We’ve covered what an NUE score is, how to use it, and what to do to improve your NUE. Now, we’re zooming out to look at what your NUE score means for sustainability, both on the farm and off.
With expertise provided by Zoe Thorsland, Business Development Associate at Sound.
Nutrient use efficiency, or NUE, refers to the relationship between the amount of a nutrient applied to fields (usually nitrogen or phosphorus) and the amount of yield growers achieve at the end of the season. The less nutrient required per bushel of yield, the better a grower’s nutrient efficiency and the lower their input costs. By paying attention to their NUE, growers can directly improve not only their own sustainability, but the sustainability of the agricultural industry more broadly.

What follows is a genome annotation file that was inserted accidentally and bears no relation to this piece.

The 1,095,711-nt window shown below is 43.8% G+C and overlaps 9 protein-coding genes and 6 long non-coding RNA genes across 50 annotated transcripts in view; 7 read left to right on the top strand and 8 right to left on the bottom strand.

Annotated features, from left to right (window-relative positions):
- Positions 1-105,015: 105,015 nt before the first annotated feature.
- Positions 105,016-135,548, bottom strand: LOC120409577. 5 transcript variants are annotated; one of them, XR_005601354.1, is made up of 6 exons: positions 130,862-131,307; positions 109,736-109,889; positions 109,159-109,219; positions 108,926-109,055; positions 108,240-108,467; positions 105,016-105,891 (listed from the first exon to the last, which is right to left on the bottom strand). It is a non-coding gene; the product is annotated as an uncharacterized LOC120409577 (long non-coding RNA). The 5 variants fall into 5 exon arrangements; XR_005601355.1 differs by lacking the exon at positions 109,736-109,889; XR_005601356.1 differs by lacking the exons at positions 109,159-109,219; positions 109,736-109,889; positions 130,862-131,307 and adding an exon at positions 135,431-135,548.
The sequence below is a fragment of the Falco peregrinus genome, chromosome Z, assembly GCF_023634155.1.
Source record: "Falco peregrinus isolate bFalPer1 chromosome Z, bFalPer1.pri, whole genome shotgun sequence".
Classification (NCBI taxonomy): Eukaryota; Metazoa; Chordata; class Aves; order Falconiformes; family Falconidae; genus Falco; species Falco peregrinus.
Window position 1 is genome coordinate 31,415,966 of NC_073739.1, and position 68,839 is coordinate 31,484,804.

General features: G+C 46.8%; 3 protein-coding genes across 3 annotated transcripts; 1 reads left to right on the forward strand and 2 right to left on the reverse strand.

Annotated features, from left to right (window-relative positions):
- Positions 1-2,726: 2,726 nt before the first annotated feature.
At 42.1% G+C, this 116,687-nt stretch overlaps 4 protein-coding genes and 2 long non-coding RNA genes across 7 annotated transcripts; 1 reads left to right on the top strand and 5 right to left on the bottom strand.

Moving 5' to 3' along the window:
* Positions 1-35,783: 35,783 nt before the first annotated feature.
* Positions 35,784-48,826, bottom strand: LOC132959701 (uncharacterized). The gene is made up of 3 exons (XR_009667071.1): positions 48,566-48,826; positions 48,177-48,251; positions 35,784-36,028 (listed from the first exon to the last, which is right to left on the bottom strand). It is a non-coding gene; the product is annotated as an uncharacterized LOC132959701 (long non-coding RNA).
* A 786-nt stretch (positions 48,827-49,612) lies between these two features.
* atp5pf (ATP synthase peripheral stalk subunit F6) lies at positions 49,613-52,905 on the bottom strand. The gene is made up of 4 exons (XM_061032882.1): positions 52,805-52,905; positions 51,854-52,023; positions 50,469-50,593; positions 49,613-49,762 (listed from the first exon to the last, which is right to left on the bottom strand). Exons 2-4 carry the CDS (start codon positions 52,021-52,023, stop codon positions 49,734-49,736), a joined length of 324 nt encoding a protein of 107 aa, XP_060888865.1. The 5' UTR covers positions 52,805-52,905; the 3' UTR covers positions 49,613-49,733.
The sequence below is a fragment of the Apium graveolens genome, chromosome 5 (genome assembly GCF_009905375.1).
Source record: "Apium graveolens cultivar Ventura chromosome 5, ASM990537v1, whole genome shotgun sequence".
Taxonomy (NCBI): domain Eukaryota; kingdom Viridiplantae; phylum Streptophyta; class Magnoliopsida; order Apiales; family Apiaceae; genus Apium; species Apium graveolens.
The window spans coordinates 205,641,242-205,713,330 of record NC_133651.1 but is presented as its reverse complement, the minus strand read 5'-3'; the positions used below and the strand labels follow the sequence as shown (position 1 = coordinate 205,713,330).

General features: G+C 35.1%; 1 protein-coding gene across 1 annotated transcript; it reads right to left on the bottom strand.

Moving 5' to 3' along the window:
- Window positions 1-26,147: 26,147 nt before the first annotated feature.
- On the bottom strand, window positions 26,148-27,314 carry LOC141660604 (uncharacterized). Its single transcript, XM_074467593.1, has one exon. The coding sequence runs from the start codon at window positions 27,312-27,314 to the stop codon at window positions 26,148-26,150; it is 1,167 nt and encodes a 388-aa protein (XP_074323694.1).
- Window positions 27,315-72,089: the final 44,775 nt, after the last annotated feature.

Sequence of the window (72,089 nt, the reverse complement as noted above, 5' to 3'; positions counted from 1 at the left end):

Feeding the World
Sustainability is a concept that is easily thrown around, sometimes at the risk of becoming simply a buzzword, untethered from a grower’s daily concerns.
Zoe Thorsland, Business Development Associate at Sound, says that because the term has become somewhat political, it can sound like a high-minded goal rather than what it’s really about — efficiency.
“We have a food crisis on our hands, globally,” she says. “Ultimately, sustainability is about figuring out how to best use our resources to nourish our plants and our population — taking care to create an efficient system that serves the farmer and the environment for years to come,” she explains.
In addition to an ever-rising global population, other factors like extreme weather events, supply chain disruptions, lingering impacts of the COVID-19 Pandemic, and the conflict in the Ukraine have impacted access to critical inputs and overall yields, making it harder and harder to meet our agricultural output demands.